The tooth specimens were randomly distributed into the control and experimental groups by a person not involved in the research protocol using computer-generated tables. In the control group, the dentin and enamel surfaces of all specimens were conditioned with a 35% phosphoric acid gel for 15 s (Scotchbond etchant, 3 M ESPE, St. Paul, USA, batch number N261433). In the experimental group, an experimental etchant made of 2% PA, containing 10% phosphoric acid was prepared by mixing GSE powder, ethanol, distilled water, and 85% phosphoric acid to final concentrations (weight percentage with respect to total mass) of 2% PA-rich GSE, 20% ethanol and 10% phosphoric acid . The chemicals were purchased from Sigma–Aldrich (St. Louis, MO, USA), except for the GSE which was purchased from Mega Natural Gold (Polyphenolics, Madera, CA, USA). The experimental etchant was then applied to dentin or enamel for 30 s and then rinsed with water.

After conditioning, the etched surfaces were rinsed with distilled water for 30 s, air-dried for 5 s and kept slightly moist for the application of the two-step etch-and-rinse adhesive (Adper Single Bond Plus, 3 M ESPE, St. Paul, USA, batch number N531785) using a double application layer according to the manufacturer’s instructions. A composite resin (Filtek Z350, 3 M ESPE, St Paul, MN, USA) was used to create a build-up in two 2-mm increments and each one was light-cured for 40 s using an LED light curing (1200 mW/cm 2 ; Radii-cal, SDI Limited, Bayswater, Victoria, Australia). A radiometer (Demetron LED Radiometer, Kerr Sybron Dental Specialties, Middleton, WI, USA) was used to check the light intensity after every five restorations had been completed.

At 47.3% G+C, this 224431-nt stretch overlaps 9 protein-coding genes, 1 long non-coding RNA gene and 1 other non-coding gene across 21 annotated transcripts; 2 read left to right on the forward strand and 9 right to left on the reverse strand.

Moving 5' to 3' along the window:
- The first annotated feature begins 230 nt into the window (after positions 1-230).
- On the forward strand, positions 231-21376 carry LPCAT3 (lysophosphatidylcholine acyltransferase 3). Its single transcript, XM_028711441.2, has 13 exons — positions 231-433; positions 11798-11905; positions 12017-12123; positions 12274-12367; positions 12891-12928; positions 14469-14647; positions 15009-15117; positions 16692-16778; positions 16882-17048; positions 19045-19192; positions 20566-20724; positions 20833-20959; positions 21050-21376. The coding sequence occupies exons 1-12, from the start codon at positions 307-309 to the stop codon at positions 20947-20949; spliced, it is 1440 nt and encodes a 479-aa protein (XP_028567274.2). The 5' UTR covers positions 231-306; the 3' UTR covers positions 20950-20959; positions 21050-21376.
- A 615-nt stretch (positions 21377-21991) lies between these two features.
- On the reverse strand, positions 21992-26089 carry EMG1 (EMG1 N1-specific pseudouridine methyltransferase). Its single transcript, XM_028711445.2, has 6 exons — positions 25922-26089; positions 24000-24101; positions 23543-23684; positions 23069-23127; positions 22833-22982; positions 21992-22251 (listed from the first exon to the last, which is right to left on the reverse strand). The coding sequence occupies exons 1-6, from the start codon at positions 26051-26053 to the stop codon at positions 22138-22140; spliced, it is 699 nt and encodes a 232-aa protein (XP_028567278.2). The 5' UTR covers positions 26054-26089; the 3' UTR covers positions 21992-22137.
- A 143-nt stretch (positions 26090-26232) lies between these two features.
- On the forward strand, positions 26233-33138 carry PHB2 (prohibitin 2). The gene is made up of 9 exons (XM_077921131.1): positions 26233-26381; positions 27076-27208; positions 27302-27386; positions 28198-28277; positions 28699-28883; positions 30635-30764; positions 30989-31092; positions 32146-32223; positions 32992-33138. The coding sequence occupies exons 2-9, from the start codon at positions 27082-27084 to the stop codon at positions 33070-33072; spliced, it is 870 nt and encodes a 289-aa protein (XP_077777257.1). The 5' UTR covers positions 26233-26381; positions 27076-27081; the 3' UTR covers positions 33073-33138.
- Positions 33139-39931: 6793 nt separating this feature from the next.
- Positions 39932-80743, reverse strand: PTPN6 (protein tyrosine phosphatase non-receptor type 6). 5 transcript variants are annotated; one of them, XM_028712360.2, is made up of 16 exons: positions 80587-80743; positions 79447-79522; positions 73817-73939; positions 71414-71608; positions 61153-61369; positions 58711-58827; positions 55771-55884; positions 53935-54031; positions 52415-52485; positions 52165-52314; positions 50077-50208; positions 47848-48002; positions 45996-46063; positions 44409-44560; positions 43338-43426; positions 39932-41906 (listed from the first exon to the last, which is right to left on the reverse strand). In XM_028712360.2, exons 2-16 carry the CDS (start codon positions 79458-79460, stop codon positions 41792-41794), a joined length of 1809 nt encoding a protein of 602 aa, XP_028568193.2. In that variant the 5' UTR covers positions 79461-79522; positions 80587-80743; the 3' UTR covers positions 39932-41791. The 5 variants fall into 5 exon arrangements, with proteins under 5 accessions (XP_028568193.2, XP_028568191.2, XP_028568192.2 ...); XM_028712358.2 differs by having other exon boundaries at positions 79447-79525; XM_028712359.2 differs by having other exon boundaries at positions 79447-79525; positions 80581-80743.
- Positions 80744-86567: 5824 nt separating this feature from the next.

Resin–dentin microtensile bond strength (μTBS)

After water storage for 24 h at 37 °C, the restored teeth were longitudinally sectioned in both mesio-to-distal and buccal-to-lingual directions across the bonded interface, using a diamond saw mounted in a cutting machine (Isomet 1000, Buehler, Lake Bluff, USA). This procedure was performed to obtain resin–dentin sticks with a cross-sectional area of approximately 1 mm 2 . They were either tested immediately of after 6 months of storage in distilled water for 37 °C. The distilled water was changed weekly to maximize the degradation process .